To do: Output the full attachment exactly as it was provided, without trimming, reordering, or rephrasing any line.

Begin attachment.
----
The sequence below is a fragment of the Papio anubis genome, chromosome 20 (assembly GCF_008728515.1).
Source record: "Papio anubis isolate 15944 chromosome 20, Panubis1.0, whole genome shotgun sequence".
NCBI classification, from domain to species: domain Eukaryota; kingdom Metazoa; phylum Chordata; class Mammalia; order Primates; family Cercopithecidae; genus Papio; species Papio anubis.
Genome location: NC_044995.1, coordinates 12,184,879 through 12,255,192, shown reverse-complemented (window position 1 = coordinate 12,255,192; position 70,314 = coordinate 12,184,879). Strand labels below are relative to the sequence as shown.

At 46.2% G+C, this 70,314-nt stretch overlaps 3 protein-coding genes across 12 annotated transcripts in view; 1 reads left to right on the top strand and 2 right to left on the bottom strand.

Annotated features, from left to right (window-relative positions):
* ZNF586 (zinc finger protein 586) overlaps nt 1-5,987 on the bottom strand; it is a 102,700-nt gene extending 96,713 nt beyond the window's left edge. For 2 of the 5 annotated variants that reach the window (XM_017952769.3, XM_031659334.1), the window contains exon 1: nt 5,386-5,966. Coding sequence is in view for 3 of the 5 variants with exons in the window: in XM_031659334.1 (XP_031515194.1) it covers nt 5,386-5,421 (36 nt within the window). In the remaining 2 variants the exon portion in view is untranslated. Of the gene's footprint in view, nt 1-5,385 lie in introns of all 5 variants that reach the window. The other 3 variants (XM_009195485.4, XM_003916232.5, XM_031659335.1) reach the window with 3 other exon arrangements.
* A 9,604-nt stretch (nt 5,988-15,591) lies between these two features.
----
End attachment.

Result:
The sequence below is a fragment of the Papio anubis genome, chromosome 20 (assembly GCF_008728515.1).
Source record: "Papio anubis isolate 15944 chromosome 20, Panubis1.0, whole genome shotgun sequence".
NCBI classification, from domain to species: domain Eukaryota; kingdom Metazoa; phylum Chordata; class Mammalia; order Primates; family Cercopithecidae; genus Papio; species Papio anubis.
Genome location: NC_044995.1, coordinates 12,184,879 through 12,255,192, shown reverse-complemented (window position 1 = coordinate 12,255,192; position 70,314 = coordinate 12,184,879). Strand labels below are relative to the sequence as shown.

At 46.2% G+C, this 70,314-nt stretch overlaps 3 protein-coding genes across 12 annotated transcripts in view; 1 reads left to right on the top strand and 2 right to left on the bottom strand.

Annotated features, from left to right (window-relative positions):
* ZNF586 (zinc finger protein 586) overlaps nt 1-5,987 on the bottom strand; it is a 102,700-nt gene extending 96,713 nt beyond the window's left edge. For 2 of the 5 annotated variants that reach the window (XM_017952769.3, XM_031659334.1), the window contains exon 1: nt 5,386-5,966. Coding sequence is in view for 3 of the 5 variants with exons in the window: in XM_031659334.1 (XP_031515194.1) it covers nt 5,386-5,421 (36 nt within the window). In the remaining 2 variants the exon portion in view is untranslated. Of the gene's footprint in view, nt 1-5,385 lie in introns of all 5 variants that reach the window. The other 3 variants (XM_009195485.4, XM_003916232.5, XM_031659335.1) reach the window with 3 other exon arrangements.
* A 9,604-nt stretch (nt 5,988-15,591) lies between these two features.